Kevin Kelly recently closed his The Next 30 Digital Years Long Now talk saying, “It is easy to predict the next 10.000 Startups! Take topic X and add AI.”.
Salesforce put a stake into the ground by boldly claiming that you can now create your first AI-powered community using their platform.
So far details are scarce what exactly Einstein is doing to help your community to be more successful. I added an “Unproven” stamp on a copy of their marketing page. When you click on the demo link, you end up with a video from 2014 with no word of AI or Einstein in it.
Well, what could machine learning do to enhance your community?
Engaged customers bring in three times the value over regular customers. If you do it right, they will happily help you create your best products and proudly promote them too. AI can do a lot to move more customers into the engaged category.
How do you nurture passionate customers? By treating them like friends and family. You give them a voice and an opportunity to influence your product as well as your community activities. You make them shine by allowing them to share their expertise via blogs, webinars, and sessions at events.
The rocket fuel for machine learning is real world data, that it can dig into, derive patterns, make suggestions, continuously test and fine tune these results.
Thankfully online communities provide that rich data set that makes your AI hum. Every post, like, connection, answer, link, … can be fed into the machine learning algorithm.
There is one caveat though: in a community, you form these deep connections, the lasting friendships that create the engagement that you are looking for when you meet face to face. That real world activity is not, or only peripherally reflected in your community’s online activity. Something to keep in mind and adjust your algorithms accordingly.
Here are a couple of ideas where machine learning can support your community efforts:
- Improved search results, tailored to each member based on their past searches, posts, interests, and expertise level, is low hanging fruit.
- Connecting members based on their expertise, behavior, and region. You liked this content, you may like this person that wrote the following content. Or you both liked this content and live in Buenos Aires, you may want to get to know each other and possibly create a meetup.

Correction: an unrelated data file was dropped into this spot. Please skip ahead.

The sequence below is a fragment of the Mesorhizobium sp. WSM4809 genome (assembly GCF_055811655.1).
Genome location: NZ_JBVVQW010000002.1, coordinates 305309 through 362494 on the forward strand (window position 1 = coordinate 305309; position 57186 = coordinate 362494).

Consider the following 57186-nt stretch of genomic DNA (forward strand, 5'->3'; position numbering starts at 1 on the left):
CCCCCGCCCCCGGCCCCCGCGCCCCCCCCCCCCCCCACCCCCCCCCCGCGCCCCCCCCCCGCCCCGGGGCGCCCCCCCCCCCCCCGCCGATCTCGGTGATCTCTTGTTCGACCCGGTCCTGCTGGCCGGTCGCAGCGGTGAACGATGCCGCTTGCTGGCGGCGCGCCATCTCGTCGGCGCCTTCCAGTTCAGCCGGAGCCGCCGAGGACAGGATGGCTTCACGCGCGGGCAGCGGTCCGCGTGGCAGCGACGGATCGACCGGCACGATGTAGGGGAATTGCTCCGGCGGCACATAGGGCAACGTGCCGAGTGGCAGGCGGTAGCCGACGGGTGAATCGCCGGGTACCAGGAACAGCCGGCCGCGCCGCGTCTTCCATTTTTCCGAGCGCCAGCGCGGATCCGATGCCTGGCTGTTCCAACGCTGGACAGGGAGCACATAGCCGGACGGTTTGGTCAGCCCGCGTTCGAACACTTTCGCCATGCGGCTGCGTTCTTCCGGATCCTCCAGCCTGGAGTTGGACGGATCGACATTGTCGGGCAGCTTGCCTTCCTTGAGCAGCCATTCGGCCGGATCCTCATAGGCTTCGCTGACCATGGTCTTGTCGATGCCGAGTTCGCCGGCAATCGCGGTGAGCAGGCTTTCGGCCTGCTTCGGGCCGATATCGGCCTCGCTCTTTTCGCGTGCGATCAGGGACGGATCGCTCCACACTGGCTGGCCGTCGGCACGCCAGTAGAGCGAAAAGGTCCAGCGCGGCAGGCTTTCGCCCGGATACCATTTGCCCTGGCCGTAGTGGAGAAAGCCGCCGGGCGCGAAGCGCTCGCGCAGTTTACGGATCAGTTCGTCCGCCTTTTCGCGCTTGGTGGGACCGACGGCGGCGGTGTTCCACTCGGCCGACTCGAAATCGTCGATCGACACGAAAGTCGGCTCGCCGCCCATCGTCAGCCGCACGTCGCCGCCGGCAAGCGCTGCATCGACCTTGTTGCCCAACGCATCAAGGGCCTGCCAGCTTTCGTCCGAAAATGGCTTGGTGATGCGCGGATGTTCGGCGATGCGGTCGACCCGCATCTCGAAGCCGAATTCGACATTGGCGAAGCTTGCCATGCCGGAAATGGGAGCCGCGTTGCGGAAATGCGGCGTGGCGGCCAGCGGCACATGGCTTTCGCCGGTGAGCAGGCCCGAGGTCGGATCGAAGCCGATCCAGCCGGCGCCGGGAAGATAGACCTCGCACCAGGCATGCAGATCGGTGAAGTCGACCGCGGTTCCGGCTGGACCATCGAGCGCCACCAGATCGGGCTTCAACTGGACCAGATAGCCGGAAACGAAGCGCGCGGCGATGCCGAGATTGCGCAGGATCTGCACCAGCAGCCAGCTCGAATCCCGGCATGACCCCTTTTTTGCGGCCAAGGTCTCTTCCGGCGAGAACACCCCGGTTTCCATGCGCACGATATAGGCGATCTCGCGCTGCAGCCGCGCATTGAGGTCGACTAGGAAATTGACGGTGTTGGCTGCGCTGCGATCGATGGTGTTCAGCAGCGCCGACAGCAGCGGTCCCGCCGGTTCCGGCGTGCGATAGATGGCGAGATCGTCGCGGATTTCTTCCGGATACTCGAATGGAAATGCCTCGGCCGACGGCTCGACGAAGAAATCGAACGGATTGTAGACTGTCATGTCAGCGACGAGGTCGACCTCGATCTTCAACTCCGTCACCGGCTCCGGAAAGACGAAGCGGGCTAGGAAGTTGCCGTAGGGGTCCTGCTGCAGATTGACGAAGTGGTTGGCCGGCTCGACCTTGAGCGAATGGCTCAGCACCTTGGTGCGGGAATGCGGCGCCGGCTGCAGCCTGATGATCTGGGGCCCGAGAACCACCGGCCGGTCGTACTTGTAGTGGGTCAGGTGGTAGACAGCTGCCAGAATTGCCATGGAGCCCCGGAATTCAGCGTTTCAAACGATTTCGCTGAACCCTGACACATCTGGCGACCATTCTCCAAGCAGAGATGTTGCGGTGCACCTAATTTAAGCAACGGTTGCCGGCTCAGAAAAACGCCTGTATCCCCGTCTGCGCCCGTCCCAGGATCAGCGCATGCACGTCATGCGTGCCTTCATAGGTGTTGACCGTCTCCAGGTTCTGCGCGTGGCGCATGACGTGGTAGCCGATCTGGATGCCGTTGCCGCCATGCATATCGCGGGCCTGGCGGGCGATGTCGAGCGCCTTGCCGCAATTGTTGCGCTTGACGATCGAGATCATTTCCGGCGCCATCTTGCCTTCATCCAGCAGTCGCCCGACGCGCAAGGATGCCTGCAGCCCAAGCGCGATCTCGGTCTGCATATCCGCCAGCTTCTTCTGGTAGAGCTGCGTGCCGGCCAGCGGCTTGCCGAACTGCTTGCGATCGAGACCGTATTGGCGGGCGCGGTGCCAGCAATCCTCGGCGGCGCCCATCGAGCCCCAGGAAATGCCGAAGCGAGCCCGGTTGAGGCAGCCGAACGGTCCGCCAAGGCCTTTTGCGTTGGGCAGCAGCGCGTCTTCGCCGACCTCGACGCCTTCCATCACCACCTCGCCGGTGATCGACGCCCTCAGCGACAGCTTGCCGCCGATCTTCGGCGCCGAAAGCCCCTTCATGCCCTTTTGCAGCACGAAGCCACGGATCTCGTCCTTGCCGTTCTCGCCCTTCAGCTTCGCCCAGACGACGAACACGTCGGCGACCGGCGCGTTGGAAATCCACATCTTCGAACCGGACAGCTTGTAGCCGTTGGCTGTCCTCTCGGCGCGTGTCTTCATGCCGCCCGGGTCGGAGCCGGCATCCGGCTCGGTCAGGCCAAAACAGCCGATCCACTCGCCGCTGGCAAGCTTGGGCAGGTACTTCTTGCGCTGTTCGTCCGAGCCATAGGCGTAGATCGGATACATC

- Discovering up and coming community members to nurture and engage with. Feed the algorithm the behavior of your top community influencers and tell it to find similar activity in other topics or regions that you would like to develop a more engaged community in.
- On the fly creation of topic communities: We want to improve this product. Targeted beta customer invitation to all members that had a positive impact on that product’s community discussions.
- Individual newsletters summarizing the community activity for every member. Targeted individual summary newsletter for every member derived from interests, prior activity and connections to other community members.
- Highlighting problem areas. You can train algorithms to point out areas of conflict in your community before they escalate, which gives you the ability to swoop in and defuse the situation before it gets out of hand.
What ideas do you have that am I missing?
You need to be vigilant and flexible and overwrite the algorithm suggestions when needed, or you end up with an escalation like United did last week. John Robb points out how the reliance on the algorithms made the situation worse: the United employees on the ground were following the systems’ suggestion and offered max $800 for someone to give up their seat, it wasn’t enough and they continued with the protocol, with frustrating results.
What other community management function could be enhanced with machine learning? For me, AI enhanced community management is the right perspective that should guide our platform development. You need the personal touch of a good community manager to get to the deep engagement with your members. Let the AI help these managers shine.